Countries without government trust have performed badly in #COVID19, even when you account for differences in population age and size, and the timing of the pandemic

New analysis in @ForeignAffairs via @samckiernan, Sawyer Crosby @IHME_UW, and me 1/
“Government exists to protect us from each other,” Reagan once said, but goes “beyond its limits . . . in deciding to protect us from ourselves”

When applied to pandemics, Reagan was wrong & so are policymakers, in esp. in US, who have adopted this view
Confronted w/novel contagious virus, for which there's no effective treatment & no preexisting immunity, the only way to protect citizens from one another is by convincing them to protect themselves

Esp. in free societies that depends on trust between government and its people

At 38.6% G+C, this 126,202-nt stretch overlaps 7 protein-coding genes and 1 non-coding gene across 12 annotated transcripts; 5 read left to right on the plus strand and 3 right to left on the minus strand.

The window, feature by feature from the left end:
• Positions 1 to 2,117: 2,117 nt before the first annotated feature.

Government trust assumes an outsize role when threat is new to a population that does not already perceive itself as vulnerable 7/
In #COVID19, many of successful nations have direct experience with past coronavirus outbreaks, such as SARS or MERS, or recent history high level of endemic infectious disease

An already high risk perception relies less on government to convey risk 8/
For everyone else, public trust an the honest, full appraisal of risk from government & its leaders clearly matters 9/
The good news is that can be earned in crisis

A government builds & maintains that trust by issuing science-based advice and timely, honest assessment of risk

Again, we saw with Ebola 10/
The US government has long known this, which is why this statement existed in USG 2006 pandemic plan 11/
Past surveys had found most trusted sources of information in a health crisis were @CDCgov officials, followed by state and local public health officials, with elected officials typically least trusted 12/
And, President Trump was retweeting things like this from his twitter account 14/
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